In 2014, Sean Wilentz in The New Republic commented that some of Greenwald’s opinions are where both meet, the far-left and far-right. In a 2017 article in The Independent, Brian Dean wrote: “Greenwald has been critical of Trump, but is perceived by many as someone who spends far more time criticising ‘Dems’ and ‘liberals’ (analysis of his Twitter account tends to give this impression).”
Simon van Zuylen-Wood in a 2018 piece for New York magazine entitled “Does Glenn Greenwald Know More Than Robert Mueller?” described “a new-seeming category of Russia-skeptic firebrands sometimes called the alt-left.” In February 2019, Max Boot wrote in The Washington Post: “Indeed, it’s often hard to tell the extremists apart. Anti-vaccine activists come from both the far left and the far right — and while most of those who defend President Trump’s dealings with Russia is on the right, some, such as Glenn Greenwald and Stephen F. Cohen, are on the left.”
In a May 2019 Haaretz article, Alexander Reid Ross described Tucker Carlson’s and Glenn Greenwald’s positions as being a “crossover between leftists and the far-right in defence of Syria’s Bashar Assad, to dismiss charges of Russian interference in U.S. elections and to boost Russian geopolitics”.
In November 2019, Tulsi Gabbard’s lawyers sent a letter to Hillary Clinton accusing her of defamation and demanding an apology for comments Clinton had made in October. Greenwald tweeted that “It’s way past time that Democrats who recklessly accuse their critics of being Kremlin assets and agents be held accountable for their slander”. In response, Nancy LeTourneau wrote that Greenwald was “one of the far left who is defending Gabbard”.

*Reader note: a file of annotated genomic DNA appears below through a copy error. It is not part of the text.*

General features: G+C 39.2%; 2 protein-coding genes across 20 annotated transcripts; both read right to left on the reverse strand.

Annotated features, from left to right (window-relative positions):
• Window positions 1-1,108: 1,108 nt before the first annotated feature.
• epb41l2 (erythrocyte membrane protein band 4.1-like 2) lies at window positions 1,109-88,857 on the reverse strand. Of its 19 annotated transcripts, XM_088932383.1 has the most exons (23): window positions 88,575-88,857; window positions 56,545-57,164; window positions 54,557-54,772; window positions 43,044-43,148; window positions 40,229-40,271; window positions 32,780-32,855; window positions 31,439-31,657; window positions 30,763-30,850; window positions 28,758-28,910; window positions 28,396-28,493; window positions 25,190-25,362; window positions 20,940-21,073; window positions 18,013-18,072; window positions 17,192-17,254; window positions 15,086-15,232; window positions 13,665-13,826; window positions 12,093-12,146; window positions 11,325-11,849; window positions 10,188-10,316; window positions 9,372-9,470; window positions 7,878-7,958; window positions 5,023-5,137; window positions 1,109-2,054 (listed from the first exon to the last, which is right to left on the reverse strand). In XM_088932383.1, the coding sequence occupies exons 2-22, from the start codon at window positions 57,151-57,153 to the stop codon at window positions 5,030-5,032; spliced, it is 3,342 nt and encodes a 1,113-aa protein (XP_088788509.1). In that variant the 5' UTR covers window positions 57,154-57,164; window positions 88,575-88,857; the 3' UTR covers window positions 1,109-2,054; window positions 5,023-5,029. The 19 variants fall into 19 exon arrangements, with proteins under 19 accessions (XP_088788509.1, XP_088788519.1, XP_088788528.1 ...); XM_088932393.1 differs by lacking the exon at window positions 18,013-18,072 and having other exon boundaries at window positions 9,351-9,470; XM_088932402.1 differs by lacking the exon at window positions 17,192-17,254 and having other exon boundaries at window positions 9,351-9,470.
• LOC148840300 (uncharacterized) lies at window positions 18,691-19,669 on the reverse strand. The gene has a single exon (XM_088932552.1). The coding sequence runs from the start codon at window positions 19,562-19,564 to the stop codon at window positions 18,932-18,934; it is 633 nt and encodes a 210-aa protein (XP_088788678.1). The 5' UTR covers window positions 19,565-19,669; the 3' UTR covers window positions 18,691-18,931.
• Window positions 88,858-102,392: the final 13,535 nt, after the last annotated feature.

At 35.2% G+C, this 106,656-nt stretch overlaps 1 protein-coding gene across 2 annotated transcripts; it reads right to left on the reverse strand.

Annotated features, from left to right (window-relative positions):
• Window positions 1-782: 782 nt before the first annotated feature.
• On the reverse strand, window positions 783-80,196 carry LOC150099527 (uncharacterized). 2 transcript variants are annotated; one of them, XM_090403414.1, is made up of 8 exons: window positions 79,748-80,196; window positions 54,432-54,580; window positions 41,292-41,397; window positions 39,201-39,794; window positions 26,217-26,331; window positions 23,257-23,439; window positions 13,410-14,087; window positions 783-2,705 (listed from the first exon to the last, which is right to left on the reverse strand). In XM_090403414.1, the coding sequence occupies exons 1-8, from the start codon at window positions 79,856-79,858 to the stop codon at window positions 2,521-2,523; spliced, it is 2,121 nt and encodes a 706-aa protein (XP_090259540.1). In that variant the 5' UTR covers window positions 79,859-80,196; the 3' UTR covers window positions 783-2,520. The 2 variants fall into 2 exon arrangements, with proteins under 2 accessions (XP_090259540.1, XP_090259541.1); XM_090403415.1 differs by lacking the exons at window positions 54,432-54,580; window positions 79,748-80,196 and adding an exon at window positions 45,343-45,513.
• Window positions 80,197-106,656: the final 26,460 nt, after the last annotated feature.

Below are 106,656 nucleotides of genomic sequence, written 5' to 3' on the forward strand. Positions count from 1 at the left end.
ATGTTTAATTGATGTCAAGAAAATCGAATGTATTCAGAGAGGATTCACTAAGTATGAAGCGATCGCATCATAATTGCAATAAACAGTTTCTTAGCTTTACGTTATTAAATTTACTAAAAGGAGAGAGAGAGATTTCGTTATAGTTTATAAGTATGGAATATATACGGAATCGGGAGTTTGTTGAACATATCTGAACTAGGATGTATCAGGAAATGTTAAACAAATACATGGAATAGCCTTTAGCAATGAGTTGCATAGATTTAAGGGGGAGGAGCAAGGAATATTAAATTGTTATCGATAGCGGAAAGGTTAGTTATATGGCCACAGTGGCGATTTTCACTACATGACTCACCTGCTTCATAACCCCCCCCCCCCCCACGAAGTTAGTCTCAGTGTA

Glenn Greenwald is married to his longtime boyfriend Miranda, they had their wedding in 2005. However, in 2005, a 37-year old Greenwald left his law practice in New York and took a long vacation to Rio de Janeiro, Brazil, where he met 19-year old David Miranda, an orphan who lived in a slum. Days after they met, the couple decided to move in together and wed shortly thereafter.
Miranda now serves as a Congressman with the left-wing PSOL party. The couple lives in Rio de Janeiro, Brazil. They formally adopted two sons in Brazil in 2018. In 2017, Greenwald and his wife Miranda announced that they had gained legal guardianship of the brothers, who are from Maceió, a city in Northeastern Brazil.
Greenwald and his wife Miranda have 24 rescue dogs. In March 2017, Greenwald announced plans to build a shelter with Miranda for stray pets in Brazil that would be staffed by homeless people. In March 2018, Greenwald tweeted videos showing the shelter operating.
Glenn Greenwald net worth
What is Glenn Greenwald net worth? Glenn Greenwald net worth is estimated at around $10 million. His successful career has earned him some luxurious lifestyles and some fancy cars. However, Greenwald and his partner Miranda were close personal friends of Brazilian human rights advocate and politician Marielle Franco, known for criticism of police tactics and corruption, who was fatally shot by unknown assailants. A New York Times profile described how Greenwald’s reporting on high-level Bolsonaro officials and Miranda’s outspoken opposition in Congress turned them into primary targets of Bolsonaro’s administration.